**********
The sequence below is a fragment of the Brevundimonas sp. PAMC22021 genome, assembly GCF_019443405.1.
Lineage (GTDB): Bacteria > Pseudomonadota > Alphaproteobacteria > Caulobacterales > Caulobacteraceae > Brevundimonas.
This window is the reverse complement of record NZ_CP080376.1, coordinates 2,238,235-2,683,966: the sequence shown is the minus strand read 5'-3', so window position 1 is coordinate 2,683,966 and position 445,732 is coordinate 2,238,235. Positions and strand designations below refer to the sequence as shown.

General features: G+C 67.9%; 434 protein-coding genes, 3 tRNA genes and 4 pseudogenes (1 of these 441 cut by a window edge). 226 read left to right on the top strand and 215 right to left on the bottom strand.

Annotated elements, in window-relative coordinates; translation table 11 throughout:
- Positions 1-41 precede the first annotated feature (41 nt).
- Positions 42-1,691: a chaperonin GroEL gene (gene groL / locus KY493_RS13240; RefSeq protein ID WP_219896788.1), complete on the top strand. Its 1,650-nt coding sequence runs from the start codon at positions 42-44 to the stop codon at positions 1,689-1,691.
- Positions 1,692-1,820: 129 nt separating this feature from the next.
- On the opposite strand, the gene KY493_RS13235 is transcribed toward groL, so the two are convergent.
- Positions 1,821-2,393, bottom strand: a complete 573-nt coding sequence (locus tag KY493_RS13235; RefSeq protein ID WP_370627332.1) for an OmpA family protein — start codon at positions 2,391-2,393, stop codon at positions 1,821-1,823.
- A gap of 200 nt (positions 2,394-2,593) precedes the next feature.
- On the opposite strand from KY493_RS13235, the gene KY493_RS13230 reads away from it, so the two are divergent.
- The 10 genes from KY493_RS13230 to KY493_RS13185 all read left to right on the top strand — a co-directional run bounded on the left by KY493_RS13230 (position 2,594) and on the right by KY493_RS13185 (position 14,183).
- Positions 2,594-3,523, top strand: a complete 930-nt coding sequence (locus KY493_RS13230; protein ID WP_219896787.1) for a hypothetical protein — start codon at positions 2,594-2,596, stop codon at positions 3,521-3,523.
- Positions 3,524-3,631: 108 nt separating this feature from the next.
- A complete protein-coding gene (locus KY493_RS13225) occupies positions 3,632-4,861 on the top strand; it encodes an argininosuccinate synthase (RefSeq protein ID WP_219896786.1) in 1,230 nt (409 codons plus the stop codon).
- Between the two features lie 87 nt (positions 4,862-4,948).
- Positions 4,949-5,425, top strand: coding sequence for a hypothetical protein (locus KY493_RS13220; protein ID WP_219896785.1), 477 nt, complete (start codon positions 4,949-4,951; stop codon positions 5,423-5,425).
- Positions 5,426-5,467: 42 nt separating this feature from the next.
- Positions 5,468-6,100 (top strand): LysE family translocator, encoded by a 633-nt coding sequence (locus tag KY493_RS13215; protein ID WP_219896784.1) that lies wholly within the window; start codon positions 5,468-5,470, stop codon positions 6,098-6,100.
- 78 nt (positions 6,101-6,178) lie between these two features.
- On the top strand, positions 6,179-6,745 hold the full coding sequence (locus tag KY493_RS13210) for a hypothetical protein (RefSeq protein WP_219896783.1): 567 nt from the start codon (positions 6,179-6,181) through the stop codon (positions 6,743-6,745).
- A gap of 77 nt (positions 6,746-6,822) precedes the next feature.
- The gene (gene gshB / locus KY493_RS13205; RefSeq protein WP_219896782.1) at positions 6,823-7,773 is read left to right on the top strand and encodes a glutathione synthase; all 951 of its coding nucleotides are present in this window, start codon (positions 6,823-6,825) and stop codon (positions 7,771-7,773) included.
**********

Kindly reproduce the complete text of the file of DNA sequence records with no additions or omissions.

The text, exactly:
The sequence below is a fragment of the Brevundimonas sp. PAMC22021 genome, assembly GCF_019443405.1.
Lineage (GTDB): Bacteria > Pseudomonadota > Alphaproteobacteria > Caulobacterales > Caulobacteraceae > Brevundimonas.
This window is the reverse complement of record NZ_CP080376.1, coordinates 2,238,235-2,683,966: the sequence shown is the minus strand read 5'-3', so window position 1 is coordinate 2,683,966 and position 445,732 is coordinate 2,238,235. Positions and strand designations below refer to the sequence as shown.

General features: G+C 67.9%; 434 protein-coding genes, 3 tRNA genes and 4 pseudogenes (1 of these 441 cut by a window edge). 226 read left to right on the top strand and 215 right to left on the bottom strand.

Annotated elements, in window-relative coordinates; translation table 11 throughout:
- Positions 1-41 precede the first annotated feature (41 nt).
- Positions 42-1,691: a chaperonin GroEL gene (gene groL / locus KY493_RS13240; RefSeq protein ID WP_219896788.1), complete on the top strand. Its 1,650-nt coding sequence runs from the start codon at positions 42-44 to the stop codon at positions 1,689-1,691.
- Positions 1,692-1,820: 129 nt separating this feature from the next.
- On the opposite strand, the gene KY493_RS13235 is transcribed toward groL, so the two are convergent.
- Positions 1,821-2,393, bottom strand: a complete 573-nt coding sequence (locus tag KY493_RS13235; RefSeq protein ID WP_370627332.1) for an OmpA family protein — start codon at positions 2,391-2,393, stop codon at positions 1,821-1,823.
- A gap of 200 nt (positions 2,394-2,593) precedes the next feature.
- On the opposite strand from KY493_RS13235, the gene KY493_RS13230 reads away from it, so the two are divergent.
- The 10 genes from KY493_RS13230 to KY493_RS13185 all read left to right on the top strand — a co-directional run bounded on the left by KY493_RS13230 (position 2,594) and on the right by KY493_RS13185 (position 14,183).
- Positions 2,594-3,523, top strand: a complete 930-nt coding sequence (locus KY493_RS13230; protein ID WP_219896787.1) for a hypothetical protein — start codon at positions 2,594-2,596, stop codon at positions 3,521-3,523.
- Positions 3,524-3,631: 108 nt separating this feature from the next.
- A complete protein-coding gene (locus KY493_RS13225) occupies positions 3,632-4,861 on the top strand; it encodes an argininosuccinate synthase (RefSeq protein ID WP_219896786.1) in 1,230 nt (409 codons plus the stop codon).
- Between the two features lie 87 nt (positions 4,862-4,948).
- Positions 4,949-5,425, top strand: coding sequence for a hypothetical protein (locus KY493_RS13220; protein ID WP_219896785.1), 477 nt, complete (start codon positions 4,949-4,951; stop codon positions 5,423-5,425).
- Positions 5,426-5,467: 42 nt separating this feature from the next.
- Positions 5,468-6,100 (top strand): LysE family translocator, encoded by a 633-nt coding sequence (locus tag KY493_RS13215; protein ID WP_219896784.1) that lies wholly within the window; start codon positions 5,468-5,470, stop codon positions 6,098-6,100.
- 78 nt (positions 6,101-6,178) lie between these two features.
- On the top strand, positions 6,179-6,745 hold the full coding sequence (locus tag KY493_RS13210) for a hypothetical protein (RefSeq protein WP_219896783.1): 567 nt from the start codon (positions 6,179-6,181) through the stop codon (positions 6,743-6,745).
- A gap of 77 nt (positions 6,746-6,822) precedes the next feature.
- The gene (gene gshB / locus KY493_RS13205; RefSeq protein WP_219896782.1) at positions 6,823-7,773 is read left to right on the top strand and encodes a glutathione synthase; all 951 of its coding nucleotides are present in this window, start codon (positions 6,823-6,825) and stop codon (positions 7,771-7,773) included.